Josephus on James and Jesus

To return to the early sources, we are not noticeably better off when we turn to Jewish historians of the period including Flavius Josephus (c. AD 37 - 105) - the greatest of them. The following widely quoted passage is found in his Antiquities of the Jews (VIII, 111.3):

Now there was about this time, Jesus, a wise man, if it be lawful to call him a man, for he was a doer of wonderful works, ...He was Christ; and when Pilate, at the suggestion of many of the principal men amongst us, had condemned him to the cross (April 3, AD 33), those that loved him at first did not forsake him, for he appeared to them alive again the third day (April 5, AD 33)...

The dates inserted are those held by the modern Church and not given by Josephus. The whole passage is blatantly a later interpolation. Even a staunch upholder of Christian tradition like William Sanford LaSor of the Fuller Theological Seminary is forced to concede:54

Most modern scholars would deny the authenticity of the passage, claiming either (a) that it was wholly a Christian interpolation or (b) that it was worked over by Christian hands.

Or in plain English - it is a forgery. Origen, a Church historian of the third century is emphatic that Josephus did not regard Jesus as Christ, which would thus contradict the whole passage. But we already see a sinister pattern at play, shifting the blame for the death of Jesus from the Romans to the Jews by claiming 'many of the principal men amongst us' in the passage just quoted, implying that the Jews had caused Jesus to be executed.

There is one other reference to Jesus, an incidental one, also in his Antiquities of the Jews (XX. IX.1). It goes:

So he [Ananus, the High Priest] assembled the sanhedrim [assembly) of the judges, and brought before them the brother of Jesus, who was called Christ, whose name was James, and some others, ...and when he had formed an accusation against them as breakers of the law, he delivered them to be stoned...

The accusation against James - that he was guilty of breaking the Jewish Law - is not credible. Several independent sources are emphatic that James, known as the 'Righteous' was considered a holy man - not the kind to break the Law of Moses. His being stoned to death on orders from the Jewish High Priest is no doubt part of the same plan - to shift as much blame as possible on to the Jews. This account - of James being stoned on the orders of the High Priest - is also contradicted by other early accounts - including those of the early Church historian Eusebius and the ancient work known as the Recognitions of Clement. James emphatically was not stoned to death by the Jews.

As we saw in a previous section, these early sources tell us that James fell victim to an attack while engaged preaching in the Temple. As we also saw, Eisenman's research indicates that the attack on James might have been led by his rival Paul. It has also been noted that Josephus mentions one 'Saul' as having acted as an

54 The Complete works of Flavius Josephus, Grand Rapids. Michigan, Kregel. 1960. p. x.

intermediary in inviting the Romans to attack Jerusalem; Saul of course was the name of St Paul before his conversion. In the circumstances, it would be entirely in order for Christian scribes to shift the blame for the death of James from Paul to the Jews. Otherwise it would be a major embarrassment - to acknowledge that James, the 'Lord's brother', was assassinated in the Temple by St Paul and his followers!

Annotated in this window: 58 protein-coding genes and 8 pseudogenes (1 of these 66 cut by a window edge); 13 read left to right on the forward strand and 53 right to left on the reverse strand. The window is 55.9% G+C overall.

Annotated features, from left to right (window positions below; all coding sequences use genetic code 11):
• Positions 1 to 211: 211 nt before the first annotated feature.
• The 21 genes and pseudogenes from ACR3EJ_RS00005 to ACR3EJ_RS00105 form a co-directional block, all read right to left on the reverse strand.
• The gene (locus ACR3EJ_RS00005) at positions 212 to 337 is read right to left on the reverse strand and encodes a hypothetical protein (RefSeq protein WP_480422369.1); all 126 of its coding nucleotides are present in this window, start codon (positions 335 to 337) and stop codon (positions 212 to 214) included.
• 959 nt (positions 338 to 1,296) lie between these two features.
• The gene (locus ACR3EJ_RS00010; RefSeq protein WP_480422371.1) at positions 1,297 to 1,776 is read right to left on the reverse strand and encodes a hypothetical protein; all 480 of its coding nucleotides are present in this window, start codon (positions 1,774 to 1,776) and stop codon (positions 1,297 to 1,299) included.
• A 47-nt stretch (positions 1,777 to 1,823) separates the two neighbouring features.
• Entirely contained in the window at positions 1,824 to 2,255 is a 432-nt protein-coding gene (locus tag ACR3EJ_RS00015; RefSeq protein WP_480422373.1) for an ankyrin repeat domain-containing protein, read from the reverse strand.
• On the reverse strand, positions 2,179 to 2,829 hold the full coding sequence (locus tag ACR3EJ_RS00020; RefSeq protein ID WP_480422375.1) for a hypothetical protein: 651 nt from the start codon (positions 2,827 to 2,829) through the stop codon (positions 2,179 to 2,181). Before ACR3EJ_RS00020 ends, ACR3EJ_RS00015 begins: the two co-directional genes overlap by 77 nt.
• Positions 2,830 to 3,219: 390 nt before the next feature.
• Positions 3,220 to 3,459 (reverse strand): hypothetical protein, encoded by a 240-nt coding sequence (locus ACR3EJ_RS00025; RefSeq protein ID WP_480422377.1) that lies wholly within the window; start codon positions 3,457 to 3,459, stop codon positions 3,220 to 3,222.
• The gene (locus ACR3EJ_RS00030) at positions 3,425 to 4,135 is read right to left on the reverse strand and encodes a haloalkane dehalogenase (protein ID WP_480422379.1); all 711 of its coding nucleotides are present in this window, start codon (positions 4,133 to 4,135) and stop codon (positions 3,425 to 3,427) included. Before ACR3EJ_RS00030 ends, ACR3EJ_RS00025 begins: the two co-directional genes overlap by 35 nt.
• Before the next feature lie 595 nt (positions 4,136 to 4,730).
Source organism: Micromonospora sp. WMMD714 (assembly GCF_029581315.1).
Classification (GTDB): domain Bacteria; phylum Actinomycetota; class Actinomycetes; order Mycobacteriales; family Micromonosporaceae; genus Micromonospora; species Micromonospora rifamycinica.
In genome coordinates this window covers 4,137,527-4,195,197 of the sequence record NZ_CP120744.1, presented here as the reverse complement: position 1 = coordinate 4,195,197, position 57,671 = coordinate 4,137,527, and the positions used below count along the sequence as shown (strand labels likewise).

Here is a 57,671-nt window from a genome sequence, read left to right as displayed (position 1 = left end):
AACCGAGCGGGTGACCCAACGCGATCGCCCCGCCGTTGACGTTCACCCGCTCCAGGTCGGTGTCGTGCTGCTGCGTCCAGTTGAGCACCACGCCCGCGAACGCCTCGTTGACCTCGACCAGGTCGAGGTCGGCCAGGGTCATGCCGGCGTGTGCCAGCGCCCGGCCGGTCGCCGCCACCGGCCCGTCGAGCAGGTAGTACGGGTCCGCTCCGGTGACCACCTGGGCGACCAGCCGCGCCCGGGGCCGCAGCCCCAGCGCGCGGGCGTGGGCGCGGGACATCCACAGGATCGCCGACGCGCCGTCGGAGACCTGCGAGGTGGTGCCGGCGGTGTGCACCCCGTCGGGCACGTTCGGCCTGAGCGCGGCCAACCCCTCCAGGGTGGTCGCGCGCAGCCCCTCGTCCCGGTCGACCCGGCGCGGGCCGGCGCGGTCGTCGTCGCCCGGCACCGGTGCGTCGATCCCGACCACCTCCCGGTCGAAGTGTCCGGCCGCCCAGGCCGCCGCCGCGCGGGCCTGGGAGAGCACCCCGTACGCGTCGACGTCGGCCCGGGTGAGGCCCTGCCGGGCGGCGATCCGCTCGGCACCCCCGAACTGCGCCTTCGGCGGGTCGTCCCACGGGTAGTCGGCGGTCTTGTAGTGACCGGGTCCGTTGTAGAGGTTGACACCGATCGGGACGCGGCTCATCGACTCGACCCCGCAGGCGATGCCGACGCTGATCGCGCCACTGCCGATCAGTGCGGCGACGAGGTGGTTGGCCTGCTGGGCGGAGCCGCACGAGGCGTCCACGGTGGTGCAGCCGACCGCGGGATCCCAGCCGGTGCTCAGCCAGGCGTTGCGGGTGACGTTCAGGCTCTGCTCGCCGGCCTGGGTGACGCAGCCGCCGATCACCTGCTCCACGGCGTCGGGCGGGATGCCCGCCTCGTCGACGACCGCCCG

This shifting of the blame on to the Jews was initiated by Paul himself when he accused them of having "put the Lord Jesus to death... making themselves enemies of the whole human race." (1 Thessalonians, 2.15)

As far as the passage in Josephus' Antiquities is concerned, we may again profitably turn to Dr LaSor for the orthodox Christian view:

Scholars are generally convinced that editors have worked over these passages. In my opinion, a reasonable position is taken by the great translator of Josephus, H. St John Thackeray, who holds that the passages are the work of Josephus, and that a Christian censor or copyist has made slight omissions and alterations that have distorted the original account, giving it a "wholly different complexion." (ibid.)

This is highly unsatisfactory, leaving us in the middle of nowhere. We have no way of knowing if the crucial phrase 'the brother of Jesus, who was called Christ' is a later interpolation or not. Actually, there is more to this passage than meets the eye. We know from earlier references to it that it has been doctored by Christian hands. As I have already pointed out, early Church historians like Eusebius and Origen know the passage but give a different reading. And Eusebius cites other early works - now lost - that also mention James, but not Jesus.

All this is strong indication that the passage in Josephus as known in their time contained a reference to James but not to Jesus. The above account of the death of James - by stoning on the orders of the High Priest - contradicts not only other early accounts, but also the account given by Josephus himself as known to historians of the first four centuries of Christianity. The passage therefore is worthless as it stands; it has been doctored. Eusebius is known to have tampered with Josphus' works to suit his propaganda purposes. He may himself have been responsible for some of these interpolations. But even Eusebius concedes that the Ebionites (the early Christians) did not hold Jesus to be divine. (Proclamation of the divinity of Jesus at the Council of Nicea in AD 325 was a political act by Constantine and Eusebius. See Chapter Vlll.)

This admission by Eusebius - conceding that his contemporaries did not regard Jesus as divine - has explosive potential. Origen goes so far as to say that many, including Josephus, did not even regard him a Messiah. Eusebius does not bother to tell us if Jesus did exist historically or if he was a creation of Paul. (As the Bishop of Caesarea in the time of Constantine he could hardly deny Jesus' historicity.) Significantly, studying the early Church against the background of the Scrolls tells us that Jesus played no part in their institution. The early Church gains nothing by Jesus and would suffer no loss if he were removed. Pauline Christianity on the other hand can hardly exist without Jesus. As Eisenman and Wise describe it (p. 234), drawing heavily upon Eusebius: